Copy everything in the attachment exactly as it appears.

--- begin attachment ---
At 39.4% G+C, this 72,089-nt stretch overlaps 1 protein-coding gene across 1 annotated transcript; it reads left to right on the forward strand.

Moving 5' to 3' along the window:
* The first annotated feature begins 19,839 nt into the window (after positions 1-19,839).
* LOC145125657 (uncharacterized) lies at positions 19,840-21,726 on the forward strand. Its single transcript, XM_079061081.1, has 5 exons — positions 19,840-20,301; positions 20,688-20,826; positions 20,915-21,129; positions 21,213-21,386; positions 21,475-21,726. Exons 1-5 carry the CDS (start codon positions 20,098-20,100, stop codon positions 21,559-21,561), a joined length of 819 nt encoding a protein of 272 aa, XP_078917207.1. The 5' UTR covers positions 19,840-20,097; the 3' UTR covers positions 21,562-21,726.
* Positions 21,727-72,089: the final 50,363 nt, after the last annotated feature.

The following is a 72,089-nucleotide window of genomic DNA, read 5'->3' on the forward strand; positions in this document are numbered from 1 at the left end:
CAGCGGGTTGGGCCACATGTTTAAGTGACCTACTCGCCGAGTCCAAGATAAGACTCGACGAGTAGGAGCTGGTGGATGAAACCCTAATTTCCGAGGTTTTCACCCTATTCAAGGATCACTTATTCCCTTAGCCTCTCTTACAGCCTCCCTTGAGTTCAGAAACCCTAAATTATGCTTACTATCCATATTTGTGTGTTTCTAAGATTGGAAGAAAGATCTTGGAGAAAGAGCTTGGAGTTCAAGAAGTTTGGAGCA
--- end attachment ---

At 39.4% G+C, this 72,089-nt stretch overlaps 1 protein-coding gene across 1 annotated transcript; it reads left to right on the forward strand.

Moving 5' to 3' along the window:
* The first annotated feature begins 19,839 nt into the window (after positions 1-19,839).
* LOC145125657 (uncharacterized) lies at positions 19,840-21,726 on the forward strand. Its single transcript, XM_079061081.1, has 5 exons — positions 19,840-20,301; positions 20,688-20,826; positions 20,915-21,129; positions 21,213-21,386; positions 21,475-21,726. Exons 1-5 carry the CDS (start codon positions 20,098-20,100, stop codon positions 21,559-21,561), a joined length of 819 nt encoding a protein of 272 aa, XP_078917207.1. The 5' UTR covers positions 19,840-20,097; the 3' UTR covers positions 21,562-21,726.
* Positions 21,727-72,089: the final 50,363 nt, after the last annotated feature.

The following is a 72,089-nucleotide window of genomic DNA, read 5'->3' on the forward strand; positions in this document are numbered from 1 at the left end:
CAGCGGGTTGGGCCACATGTTTAAGTGACCTACTCGCCGAGTCCAAGATAAGACTCGACGAGTAGGAGCTGGTGGATGAAACCCTAATTTCCGAGGTTTTCACCCTATTCAAGGATCACTTATTCCCTTAGCCTCTCTTACAGCCTCCCTTGAGTTCAGAAACCCTAAATTATGCTTACTATCCATATTTGTGTGTTTCTAAGATTGGAAGAAAGATCTTGGAGAAAGAGCTTGGAGTTCAAGAAGTTTGGAGCA